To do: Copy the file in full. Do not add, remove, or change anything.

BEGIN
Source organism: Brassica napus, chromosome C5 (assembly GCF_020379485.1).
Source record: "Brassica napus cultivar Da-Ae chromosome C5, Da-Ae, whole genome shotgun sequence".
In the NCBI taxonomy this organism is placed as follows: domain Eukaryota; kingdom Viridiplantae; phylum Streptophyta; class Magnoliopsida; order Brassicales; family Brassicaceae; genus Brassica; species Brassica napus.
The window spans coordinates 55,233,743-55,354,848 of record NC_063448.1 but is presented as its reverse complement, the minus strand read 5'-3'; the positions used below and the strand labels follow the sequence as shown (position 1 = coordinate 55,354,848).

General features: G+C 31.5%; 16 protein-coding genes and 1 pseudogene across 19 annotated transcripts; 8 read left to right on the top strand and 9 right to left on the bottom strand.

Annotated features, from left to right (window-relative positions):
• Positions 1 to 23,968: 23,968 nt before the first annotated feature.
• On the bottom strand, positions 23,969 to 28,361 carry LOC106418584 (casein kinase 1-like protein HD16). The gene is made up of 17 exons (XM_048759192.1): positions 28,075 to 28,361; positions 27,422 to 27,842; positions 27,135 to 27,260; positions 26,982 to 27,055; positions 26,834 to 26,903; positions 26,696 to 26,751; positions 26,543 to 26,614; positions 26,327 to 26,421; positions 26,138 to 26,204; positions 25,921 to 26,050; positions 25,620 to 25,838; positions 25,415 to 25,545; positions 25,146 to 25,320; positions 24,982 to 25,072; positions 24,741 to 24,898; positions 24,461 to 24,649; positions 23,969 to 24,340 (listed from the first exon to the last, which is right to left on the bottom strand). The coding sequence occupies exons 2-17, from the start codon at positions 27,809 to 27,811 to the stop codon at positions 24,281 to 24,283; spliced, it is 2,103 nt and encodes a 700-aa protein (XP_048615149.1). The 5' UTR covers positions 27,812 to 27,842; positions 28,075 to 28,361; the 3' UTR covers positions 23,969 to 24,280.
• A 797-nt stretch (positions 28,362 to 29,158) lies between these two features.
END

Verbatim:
Source organism: Brassica napus, chromosome C5 (assembly GCF_020379485.1).
Source record: "Brassica napus cultivar Da-Ae chromosome C5, Da-Ae, whole genome shotgun sequence".
In the NCBI taxonomy this organism is placed as follows: domain Eukaryota; kingdom Viridiplantae; phylum Streptophyta; class Magnoliopsida; order Brassicales; family Brassicaceae; genus Brassica; species Brassica napus.
The window spans coordinates 55,233,743-55,354,848 of record NC_063448.1 but is presented as its reverse complement, the minus strand read 5'-3'; the positions used below and the strand labels follow the sequence as shown (position 1 = coordinate 55,354,848).

General features: G+C 31.5%; 16 protein-coding genes and 1 pseudogene across 19 annotated transcripts; 8 read left to right on the top strand and 9 right to left on the bottom strand.

Annotated features, from left to right (window-relative positions):
• Positions 1 to 23,968: 23,968 nt before the first annotated feature.
• On the bottom strand, positions 23,969 to 28,361 carry LOC106418584 (casein kinase 1-like protein HD16). The gene is made up of 17 exons (XM_048759192.1): positions 28,075 to 28,361; positions 27,422 to 27,842; positions 27,135 to 27,260; positions 26,982 to 27,055; positions 26,834 to 26,903; positions 26,696 to 26,751; positions 26,543 to 26,614; positions 26,327 to 26,421; positions 26,138 to 26,204; positions 25,921 to 26,050; positions 25,620 to 25,838; positions 25,415 to 25,545; positions 25,146 to 25,320; positions 24,982 to 25,072; positions 24,741 to 24,898; positions 24,461 to 24,649; positions 23,969 to 24,340 (listed from the first exon to the last, which is right to left on the bottom strand). The coding sequence occupies exons 2-17, from the start codon at positions 27,809 to 27,811 to the stop codon at positions 24,281 to 24,283; spliced, it is 2,103 nt and encodes a 700-aa protein (XP_048615149.1). The 5' UTR covers positions 27,812 to 27,842; positions 28,075 to 28,361; the 3' UTR covers positions 23,969 to 24,280.
• A 797-nt stretch (positions 28,362 to 29,158) lies between these two features.